The beautiful Alhambra palace and fabulous gardens of the Generalife are not to be missed in any visit to Andalucia.
Granada is one of my favourite cities of Spain, being a fan of Moorish architecture and a keen gardener the Alhambra palace and the Generalife are a great attraction.
Granada itself was first occupied by the moors in the 8th century and thrived in the period 1232 to 1492 under the Nasrid dynasty. Fine moorish buildings were errected. Following this there was a period of Renaissance growth all adding to the splendeur of the town.
La Alhambra palace was built during the Nasrid dynasty in the 13th centruy and is a very soothing and very beautiful mixture of rooms and patios. The Alhambra palace has become so popular that numbers are now restricted and tickets must be bought in advance.
The Generalife is on the north side and was the country estate of the Nasrid kings. The gardens are all laid out in a Moorish style and are stunning. These too were built in the 13th century. As with most Moorish gardens water is a very important part of the gardens which incorporate pools and rills.
The Alcazaba is also sited on the Alhambra hill. This is the earliest part of the fortress. At the top there is a bell turret, the Torre de la Vela. This is the spot where a cross was first errected to mark the defeat of the Moors by the Christians.
After visiting the Alhambra there are other attractions to see in Granada.
Albaicin (Albayzin) is an interesting quarter, formerly a Moorish town it is full of narrow alleys to explore. The streets are steep and atmospheric and offer some fabulous views over the city, the Alhambra and the Sierra Nevada mountains.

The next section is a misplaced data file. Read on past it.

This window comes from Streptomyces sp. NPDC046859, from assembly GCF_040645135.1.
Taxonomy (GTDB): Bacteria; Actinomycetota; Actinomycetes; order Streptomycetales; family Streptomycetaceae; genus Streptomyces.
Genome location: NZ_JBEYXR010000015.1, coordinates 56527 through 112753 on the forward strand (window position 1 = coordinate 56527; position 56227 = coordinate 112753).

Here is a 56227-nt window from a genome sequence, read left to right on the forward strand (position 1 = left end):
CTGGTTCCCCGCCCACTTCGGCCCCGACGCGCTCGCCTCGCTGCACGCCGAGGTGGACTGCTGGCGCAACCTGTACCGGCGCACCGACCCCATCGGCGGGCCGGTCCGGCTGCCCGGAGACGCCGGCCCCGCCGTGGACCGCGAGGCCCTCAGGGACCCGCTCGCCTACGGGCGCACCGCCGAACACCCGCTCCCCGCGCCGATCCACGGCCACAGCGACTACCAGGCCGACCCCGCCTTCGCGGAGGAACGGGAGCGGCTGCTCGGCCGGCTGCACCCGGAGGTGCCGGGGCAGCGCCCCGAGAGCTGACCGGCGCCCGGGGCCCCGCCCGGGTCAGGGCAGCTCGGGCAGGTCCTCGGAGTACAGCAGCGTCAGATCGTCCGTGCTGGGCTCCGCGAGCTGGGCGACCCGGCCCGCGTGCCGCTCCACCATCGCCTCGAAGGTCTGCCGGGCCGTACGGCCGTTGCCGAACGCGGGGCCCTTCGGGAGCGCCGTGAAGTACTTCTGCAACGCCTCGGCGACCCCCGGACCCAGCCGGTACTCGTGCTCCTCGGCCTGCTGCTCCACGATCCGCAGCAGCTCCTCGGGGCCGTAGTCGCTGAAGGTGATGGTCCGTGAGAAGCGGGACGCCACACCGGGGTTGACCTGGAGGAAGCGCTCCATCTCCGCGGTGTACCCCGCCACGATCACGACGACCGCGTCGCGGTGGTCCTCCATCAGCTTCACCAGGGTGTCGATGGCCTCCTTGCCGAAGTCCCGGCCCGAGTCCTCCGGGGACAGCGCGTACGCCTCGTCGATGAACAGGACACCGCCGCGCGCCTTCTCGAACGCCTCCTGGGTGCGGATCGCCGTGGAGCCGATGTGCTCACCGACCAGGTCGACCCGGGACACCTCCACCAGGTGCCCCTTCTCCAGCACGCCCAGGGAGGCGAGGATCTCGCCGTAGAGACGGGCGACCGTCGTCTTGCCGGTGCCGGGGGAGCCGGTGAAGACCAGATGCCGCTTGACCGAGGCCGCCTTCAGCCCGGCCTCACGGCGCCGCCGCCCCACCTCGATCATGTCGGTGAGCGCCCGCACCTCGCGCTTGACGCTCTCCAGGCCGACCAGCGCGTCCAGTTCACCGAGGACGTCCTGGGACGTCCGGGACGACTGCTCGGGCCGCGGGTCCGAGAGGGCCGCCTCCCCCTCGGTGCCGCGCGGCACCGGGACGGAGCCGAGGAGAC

Other Moorish style buildings are the Palacio de la Madrawa, formerly an Arab university and now the city hall, the Corral del Carbon with its galeried courtyard which is the oldest remaining Arabic building in Granada. Also the Casa de los Tiros, a palace built in Mudejar style. There are also some 11th century Arab baths, the El Banuelo.
The gothic and renaissance cathedral is impressive and the Capilla Real has a beautiful grille surrounding the alter.
Places to Visit in Granada
The Alhambra is one of the most beautiful buildings in Europe. It was built by various caliphs of the Nasrid dynasty who wanted to create something which counteracted the reality of their waning power. The Alhambra was their idea of paradise on Earth. It really is necessary to book in advance to visit the Alhambra, if not arrive early and be prepared to queue to get tickets, even then you may be disappointed.
The Patio de Arrayanes is a beautiful Moorish style patio with a long pool of perfectly still water surrounded by arcades whose arches are topped with beautiful, intricated detail.
The Salon de Embajadores was the throne room of the palace and is covered in tiled decoration and has a ceiling representing the seven heavens of the Muslims.
The Patio de los Leones was the harem for the palace. Surrounded by beautiful arcades with marble columns there is a fountain with stone lions in the centre. Some of the palace's best rooms open onto this patio.
The Sala de los Abencerrajes is one of the rooms opening onto the Patio de los Leones and has a simply stunning ceiling. The room has a grisly history though as here Abu'l-Hasan murdered sixteen princes of a rival family whose chief had fallen in love with his favourite daughter.